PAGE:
Tackling anxiety on campus with creativity: Can a therapy chicken help?

Jun 25, 2015 by

You know what you see on college campuses these days? Stately buildings. Backpacks. iPhones. And bazillions of exposed nerve endings.

This is one fraught generation. One can say that higher learning has always been an anxiety-generating ordeal. Plato was no doubt running out for two-for-one specials on mead to calm down while outlining the Republic. But there’s something else going on right now. These kids have cortisol shooting out of their pores and it’s becoming a crisis.

In May, the findings of a national study [PDF] of more than 100,000 students conducted by the Center for Collegiate Mental Health at Penn State hit national news cycles. The news that raised eyebrows in the mental health community was that anxiety has now surpassed depression as the most common mental health diagnosis among college students. More than half of students visiting campus clinics cite anxiety as a health concern. The list of “top-most concerns” had these as the most cited:

Anxiety 19.6%
Depression 15.6%
Relationship Problem 9.2%
Stress 5.9%
Academic Performance 4.7%

The survey results weren’t a huge surprise to mental health practitioners at the University of Minnesota. They had been looking at their own data from a survey it commissioned in 2013 [PDF] that showed much of the same conclusions, only with depression on top, barely, and they knew anxiety was on the upswing:

Mental Health Condition Percent Who Report Being Diagnosed
Depression 19.3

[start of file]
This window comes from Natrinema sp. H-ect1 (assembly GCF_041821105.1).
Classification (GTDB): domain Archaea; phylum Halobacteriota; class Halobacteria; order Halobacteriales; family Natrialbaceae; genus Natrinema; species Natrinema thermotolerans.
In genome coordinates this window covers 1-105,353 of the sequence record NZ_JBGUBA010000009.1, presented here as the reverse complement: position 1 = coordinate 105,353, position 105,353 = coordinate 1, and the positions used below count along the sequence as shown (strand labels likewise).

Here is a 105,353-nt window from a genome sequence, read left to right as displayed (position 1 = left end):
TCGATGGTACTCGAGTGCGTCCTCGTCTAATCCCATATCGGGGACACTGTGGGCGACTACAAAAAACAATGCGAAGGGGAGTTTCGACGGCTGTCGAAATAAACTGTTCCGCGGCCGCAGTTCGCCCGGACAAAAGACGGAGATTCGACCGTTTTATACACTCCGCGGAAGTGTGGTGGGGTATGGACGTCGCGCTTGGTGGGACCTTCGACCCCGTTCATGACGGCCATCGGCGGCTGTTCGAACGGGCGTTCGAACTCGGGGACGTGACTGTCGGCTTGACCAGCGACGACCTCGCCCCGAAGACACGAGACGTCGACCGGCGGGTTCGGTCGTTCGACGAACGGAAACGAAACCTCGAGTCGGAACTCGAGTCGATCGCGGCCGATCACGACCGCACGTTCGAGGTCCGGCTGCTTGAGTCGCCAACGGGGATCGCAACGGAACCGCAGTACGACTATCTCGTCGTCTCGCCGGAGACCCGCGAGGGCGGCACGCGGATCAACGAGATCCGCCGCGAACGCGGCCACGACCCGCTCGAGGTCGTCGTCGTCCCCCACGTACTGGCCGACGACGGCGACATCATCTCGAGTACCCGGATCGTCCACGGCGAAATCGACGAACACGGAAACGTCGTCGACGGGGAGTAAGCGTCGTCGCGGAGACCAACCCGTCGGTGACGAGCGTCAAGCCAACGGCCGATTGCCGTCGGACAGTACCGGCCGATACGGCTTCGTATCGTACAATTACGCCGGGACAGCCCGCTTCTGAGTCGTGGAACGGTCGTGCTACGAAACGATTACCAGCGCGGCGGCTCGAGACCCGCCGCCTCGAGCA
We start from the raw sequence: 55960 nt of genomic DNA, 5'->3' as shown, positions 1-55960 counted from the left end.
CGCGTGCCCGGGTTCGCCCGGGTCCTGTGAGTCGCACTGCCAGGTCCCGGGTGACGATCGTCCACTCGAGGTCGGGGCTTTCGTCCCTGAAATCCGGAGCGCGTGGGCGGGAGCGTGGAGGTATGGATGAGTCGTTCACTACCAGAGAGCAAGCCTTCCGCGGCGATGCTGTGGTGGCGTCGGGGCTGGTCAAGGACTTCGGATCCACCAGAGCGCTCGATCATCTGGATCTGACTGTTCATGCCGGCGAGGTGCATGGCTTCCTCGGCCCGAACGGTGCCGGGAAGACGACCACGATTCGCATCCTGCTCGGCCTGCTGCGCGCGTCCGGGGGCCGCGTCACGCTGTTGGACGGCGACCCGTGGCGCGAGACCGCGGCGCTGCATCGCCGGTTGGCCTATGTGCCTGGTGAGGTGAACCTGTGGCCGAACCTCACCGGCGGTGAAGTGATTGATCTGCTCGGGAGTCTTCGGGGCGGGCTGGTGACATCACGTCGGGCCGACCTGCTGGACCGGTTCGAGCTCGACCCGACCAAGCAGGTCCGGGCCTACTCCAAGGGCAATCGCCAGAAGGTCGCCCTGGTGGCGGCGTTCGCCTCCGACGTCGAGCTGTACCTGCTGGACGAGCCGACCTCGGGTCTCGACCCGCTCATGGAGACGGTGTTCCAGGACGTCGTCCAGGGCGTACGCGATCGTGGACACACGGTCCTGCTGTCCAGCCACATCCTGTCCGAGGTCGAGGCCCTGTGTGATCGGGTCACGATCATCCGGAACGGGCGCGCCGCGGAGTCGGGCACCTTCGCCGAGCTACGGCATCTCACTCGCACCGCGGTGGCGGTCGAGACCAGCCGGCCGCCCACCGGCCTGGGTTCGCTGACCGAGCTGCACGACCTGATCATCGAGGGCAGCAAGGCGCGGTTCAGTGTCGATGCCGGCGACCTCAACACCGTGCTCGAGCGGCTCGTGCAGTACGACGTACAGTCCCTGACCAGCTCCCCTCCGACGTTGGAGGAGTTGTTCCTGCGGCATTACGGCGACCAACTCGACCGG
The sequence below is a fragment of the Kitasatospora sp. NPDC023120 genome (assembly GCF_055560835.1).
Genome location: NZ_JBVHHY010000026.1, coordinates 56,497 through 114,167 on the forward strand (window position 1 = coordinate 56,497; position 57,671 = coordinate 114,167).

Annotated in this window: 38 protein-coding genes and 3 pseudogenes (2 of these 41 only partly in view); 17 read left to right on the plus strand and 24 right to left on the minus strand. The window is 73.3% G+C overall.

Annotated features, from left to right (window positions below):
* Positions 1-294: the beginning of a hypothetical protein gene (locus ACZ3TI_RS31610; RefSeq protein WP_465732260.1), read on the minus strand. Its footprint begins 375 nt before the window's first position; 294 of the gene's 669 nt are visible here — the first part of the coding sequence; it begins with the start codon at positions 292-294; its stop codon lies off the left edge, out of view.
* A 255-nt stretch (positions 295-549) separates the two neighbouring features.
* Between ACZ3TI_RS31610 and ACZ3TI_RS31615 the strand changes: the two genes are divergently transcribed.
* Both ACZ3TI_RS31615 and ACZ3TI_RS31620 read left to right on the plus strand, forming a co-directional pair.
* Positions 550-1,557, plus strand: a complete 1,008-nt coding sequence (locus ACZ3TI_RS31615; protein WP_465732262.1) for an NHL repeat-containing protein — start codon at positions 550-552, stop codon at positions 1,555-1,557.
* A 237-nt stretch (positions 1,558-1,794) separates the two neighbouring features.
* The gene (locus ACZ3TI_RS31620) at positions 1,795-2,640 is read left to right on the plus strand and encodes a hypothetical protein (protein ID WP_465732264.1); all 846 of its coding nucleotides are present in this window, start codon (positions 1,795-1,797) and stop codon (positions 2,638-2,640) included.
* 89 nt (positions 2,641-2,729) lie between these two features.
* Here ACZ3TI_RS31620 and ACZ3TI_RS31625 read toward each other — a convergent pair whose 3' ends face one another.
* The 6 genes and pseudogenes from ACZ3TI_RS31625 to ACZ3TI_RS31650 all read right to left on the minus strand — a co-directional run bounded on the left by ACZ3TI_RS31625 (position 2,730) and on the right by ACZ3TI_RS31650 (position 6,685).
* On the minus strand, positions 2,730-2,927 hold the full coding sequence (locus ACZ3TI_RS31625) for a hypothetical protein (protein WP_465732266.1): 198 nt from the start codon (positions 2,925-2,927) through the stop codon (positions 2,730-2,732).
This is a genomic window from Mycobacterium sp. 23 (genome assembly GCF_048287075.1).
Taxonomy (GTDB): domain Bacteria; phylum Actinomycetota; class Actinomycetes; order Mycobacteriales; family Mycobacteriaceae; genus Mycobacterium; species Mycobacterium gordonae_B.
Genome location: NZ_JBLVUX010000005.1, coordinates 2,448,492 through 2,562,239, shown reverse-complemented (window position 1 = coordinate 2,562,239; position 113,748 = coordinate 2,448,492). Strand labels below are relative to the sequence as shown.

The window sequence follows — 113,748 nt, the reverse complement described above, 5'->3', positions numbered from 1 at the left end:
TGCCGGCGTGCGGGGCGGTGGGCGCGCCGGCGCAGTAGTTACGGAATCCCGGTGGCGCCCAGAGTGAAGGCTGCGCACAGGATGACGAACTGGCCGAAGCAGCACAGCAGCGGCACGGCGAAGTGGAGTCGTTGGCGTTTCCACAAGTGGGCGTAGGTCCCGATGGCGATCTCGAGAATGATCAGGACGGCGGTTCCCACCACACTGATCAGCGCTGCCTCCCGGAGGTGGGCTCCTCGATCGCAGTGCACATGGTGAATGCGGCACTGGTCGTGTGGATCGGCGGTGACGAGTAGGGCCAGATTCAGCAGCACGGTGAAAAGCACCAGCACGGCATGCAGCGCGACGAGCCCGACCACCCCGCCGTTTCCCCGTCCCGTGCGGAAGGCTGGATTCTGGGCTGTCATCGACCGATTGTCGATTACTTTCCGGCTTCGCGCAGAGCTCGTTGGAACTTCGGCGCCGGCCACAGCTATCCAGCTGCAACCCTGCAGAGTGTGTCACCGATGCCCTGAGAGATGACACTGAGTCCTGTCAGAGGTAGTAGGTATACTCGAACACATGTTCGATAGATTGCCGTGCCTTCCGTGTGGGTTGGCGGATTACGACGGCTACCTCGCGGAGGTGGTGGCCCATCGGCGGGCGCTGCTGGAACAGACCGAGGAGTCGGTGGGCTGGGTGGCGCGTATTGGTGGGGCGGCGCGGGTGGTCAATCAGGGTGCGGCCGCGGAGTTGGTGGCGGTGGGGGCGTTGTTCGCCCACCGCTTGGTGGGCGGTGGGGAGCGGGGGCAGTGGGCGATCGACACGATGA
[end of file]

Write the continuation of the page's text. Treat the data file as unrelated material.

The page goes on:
Anxiety 18.2
Panic Attacks 6.9
Attention Deficit Disorder 5.0
Seasonal Affective Disorder 4.0

“We’ve been seeing more anxiety from students in the last four or five years,” says ThanhVan Vu, a chemical health counselor at the U’s Boynton Health Service. “Millennials have a lot of pressure on them.”

But do they? Haven’t college students always felt like Atlas with the weight of their futures on their shoulders? And aren’t these kids a bit coddled with their endless gold stars and resistance to criticism?

Not really, says Vu, who gives a specific reason students these days have every right to feel commensurately more anxiety than the rest of us: They owe more money.

“I always ask students I see about what’s causing them anxiety and I often hear that it is about the financial aspect of college,” she says.

These certainly aren’t the days when if you wanted to study abroad you took out a Stafford loan and paid it back in a few years. Students these days are paying the vig on some serious coin. College graduates this year are leaving school as the most indebted class ever, with student-loan debt averaging $35,000, according to an analysis of government data by Edvisors, a group of websites about planning and paying for college. That’s more than twice the amount borrowers had to pay back two decades earlier.

So cut the kids some slack. Their future may in fact be in (paying off their) plastics, and that would stress anyone out.

Source: Tackling anxiety on campus with creativity: Can a therapy chicken help? | MinnPost

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